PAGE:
They also want to further hamstring the trade unions by restricting the right to strike, making it almost illegal to take industrial action. But as the railway workers have shown - when the chips are down - workers will fight back. Already, thousands of members from the RMT and TSSA unions at Network Rail are going on strike across the country at the end of May in the first national rail walkout since the early ‘90s. If workers are blocked in any way from taking legal strike action, they will simply take illegal and unofficial action, as construction workers have done.
It is time the trade union leaders came off their knees and organised a real fightback. They should stop dragging their heels and organise coordinated industrial action against the Tory attacks. No one union should be left alone to fight. An injury to one is an injury to all. They should take courage from the young people who are taking to the streets.
Scandalously, the TUC, the so-called general staff of the unions, has been silent. While the Scottish TUC has backed the 20 June demonstration in Glasgow, the British TUC has remained on the sidelines.
What is clear is that, such is the anger, if the trade unions leaders continue to prevaricate, as in the past, they will be removed and replaced by others who are prepared to fight.
Rather than fight the Tory-led Coalition, the union leaders put all their faith in a Labour victory. That strategy now lies in ruins, as Labour have been defeated after failing to offer a real alternative to austerity.
The Labour Party has now been thrown into turmoil by this loss and by the resignation of Miliband. The Blairites asserted that the defeat was because the party was too left wing! All the leadership candidates hoping to replace Miliband are from the same right-wing stable. The “left” challenge by Ian Lavery MP evaporated when he came out in support of the right-winger Andy Burnham. Clearly workers and youth will not be looking in this direction to solve their problems.
In Scotland, the electoral humiliation of the Labour Party has also resulted in the resignation of its right-wing leader, Jim Murphy. The previous “left” challenger, Neil Findlay, ruled himself out, which reflects the utter demoralisation affecting the party. Whether the Labour Party can survive in Scotland is an open question. Scottish trade unionists, especially in UNITE, are calling for their money to be diverted from the Labour Party, as a result of its failure to represent the working class.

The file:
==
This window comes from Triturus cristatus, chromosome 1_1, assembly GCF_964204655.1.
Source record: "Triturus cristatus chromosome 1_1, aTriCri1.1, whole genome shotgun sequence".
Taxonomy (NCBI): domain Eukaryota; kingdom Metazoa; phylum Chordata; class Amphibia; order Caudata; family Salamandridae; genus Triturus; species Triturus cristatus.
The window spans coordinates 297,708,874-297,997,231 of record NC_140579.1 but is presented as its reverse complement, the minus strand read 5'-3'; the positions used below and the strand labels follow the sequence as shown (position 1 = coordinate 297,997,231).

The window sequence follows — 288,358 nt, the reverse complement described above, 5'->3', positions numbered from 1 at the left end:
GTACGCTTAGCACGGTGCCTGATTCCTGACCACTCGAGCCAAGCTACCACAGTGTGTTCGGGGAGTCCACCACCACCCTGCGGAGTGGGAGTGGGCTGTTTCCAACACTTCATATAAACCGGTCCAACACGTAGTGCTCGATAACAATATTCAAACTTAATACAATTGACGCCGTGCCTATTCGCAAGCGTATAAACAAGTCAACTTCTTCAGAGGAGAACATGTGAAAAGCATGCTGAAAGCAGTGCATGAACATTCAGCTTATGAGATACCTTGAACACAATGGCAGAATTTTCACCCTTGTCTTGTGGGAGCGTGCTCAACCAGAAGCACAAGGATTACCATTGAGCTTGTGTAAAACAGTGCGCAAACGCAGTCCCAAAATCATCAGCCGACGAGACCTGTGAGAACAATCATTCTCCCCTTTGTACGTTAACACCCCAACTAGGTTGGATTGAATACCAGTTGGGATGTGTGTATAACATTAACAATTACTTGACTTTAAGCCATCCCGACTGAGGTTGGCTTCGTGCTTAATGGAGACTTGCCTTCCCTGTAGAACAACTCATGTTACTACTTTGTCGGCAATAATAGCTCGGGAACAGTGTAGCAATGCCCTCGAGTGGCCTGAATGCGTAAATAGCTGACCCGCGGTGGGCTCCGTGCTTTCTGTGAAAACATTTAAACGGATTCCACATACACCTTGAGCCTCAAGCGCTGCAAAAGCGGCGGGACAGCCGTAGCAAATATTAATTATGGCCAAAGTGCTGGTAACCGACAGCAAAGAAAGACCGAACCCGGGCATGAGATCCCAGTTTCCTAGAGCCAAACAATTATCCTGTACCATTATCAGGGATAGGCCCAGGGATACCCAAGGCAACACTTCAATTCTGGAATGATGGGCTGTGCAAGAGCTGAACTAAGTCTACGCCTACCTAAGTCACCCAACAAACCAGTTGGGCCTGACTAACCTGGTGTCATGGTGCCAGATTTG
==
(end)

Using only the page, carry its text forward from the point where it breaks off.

Nationally, the attempt by UNITE to reclaim the Labour Party has thus far completely failed, as the present leadership challenge shows. This is down to the bureaucratic non-political approach of the union leaders, who themselves do not offer workers the bold socialist alternative or militant, fighting strategy that is needed.
The working class will now swing from the political front towards the industrial front in order to fight the Tories. Big battles lie ahead. An explosive mood has been developing in Britain, as reflected in the current demonstrations of young people.
All the attempts by the trade unions and the Labour Party to operate on the basis of capitalism have failed. The system cannot be mended, but needs to be overthrown. What is needed is a revolutionary programme based upon the nationalisation of the giant monopolies, banks and insurance companies that dominate the economy. Only in this way, can the economic levers of society put in the hands of workers and youth. Only then can the resources of society be used for the benefit of all, not the profits of the few. Only on such a basis, by putting an end to the anarchy of the market, can we defeat the Tories, put an end to austerity, and offer any hope to future generations.